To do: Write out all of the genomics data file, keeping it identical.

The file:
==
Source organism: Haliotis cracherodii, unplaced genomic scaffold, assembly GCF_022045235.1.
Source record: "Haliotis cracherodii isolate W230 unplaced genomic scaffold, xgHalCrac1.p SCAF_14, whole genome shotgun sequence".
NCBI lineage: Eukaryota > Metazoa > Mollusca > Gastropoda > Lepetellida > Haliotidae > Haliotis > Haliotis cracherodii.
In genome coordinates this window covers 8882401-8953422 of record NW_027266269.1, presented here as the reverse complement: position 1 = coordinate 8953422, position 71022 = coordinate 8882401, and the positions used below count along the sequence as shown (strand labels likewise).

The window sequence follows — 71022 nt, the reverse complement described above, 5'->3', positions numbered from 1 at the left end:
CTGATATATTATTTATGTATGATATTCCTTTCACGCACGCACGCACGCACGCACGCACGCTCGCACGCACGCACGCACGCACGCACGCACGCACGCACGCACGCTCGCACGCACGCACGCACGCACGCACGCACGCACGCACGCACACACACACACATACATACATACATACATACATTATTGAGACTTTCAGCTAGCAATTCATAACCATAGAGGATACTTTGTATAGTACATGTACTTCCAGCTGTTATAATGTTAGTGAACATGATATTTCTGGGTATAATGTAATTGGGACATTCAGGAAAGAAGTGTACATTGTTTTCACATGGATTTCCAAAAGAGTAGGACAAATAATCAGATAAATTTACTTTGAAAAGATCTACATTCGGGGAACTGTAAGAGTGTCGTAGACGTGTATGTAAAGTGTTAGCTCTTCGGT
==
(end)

Source organism: Haliotis cracherodii, unplaced genomic scaffold, assembly GCF_022045235.1.
Source record: "Haliotis cracherodii isolate W230 unplaced genomic scaffold, xgHalCrac1.p SCAF_14, whole genome shotgun sequence".
NCBI lineage: Eukaryota > Metazoa > Mollusca > Gastropoda > Lepetellida > Haliotidae > Haliotis > Haliotis cracherodii.
In genome coordinates this window covers 8882401-8953422 of record NW_027266269.1, presented here as the reverse complement: position 1 = coordinate 8953422, position 71022 = coordinate 8882401, and the positions used below count along the sequence as shown (strand labels likewise).

The window sequence follows — 71022 nt, the reverse complement described above, 5'->3', positions numbered from 1 at the left end:
CTGATATATTATTTATGTATGATATTCCTTTCACGCACGCACGCACGCACGCACGCACGCTCGCACGCACGCACGCACGCACGCACGCACGCACGCACGCACGCTCGCACGCACGCACGCACGCACGCACGCACGCACGCACGCACACACACACACATACATACATACATACATACATTATTGAGACTTTCAGCTAGCAATTCATAACCATAGAGGATACTTTGTATAGTACATGTACTTCCAGCTGTTATAATGTTAGTGAACATGATATTTCTGGGTATAATGTAATTGGGACATTCAGGAAAGAAGTGTACATTGTTTTCACATGGATTTCCAAAAGAGTAGGACAAATAATCAGATAAATTTACTTTGAAAAGATCTACATTCGGGGAACTGTAAGAGTGTCGTAGACGTGTATGTAAAGTGTTAGCTCTTCGGT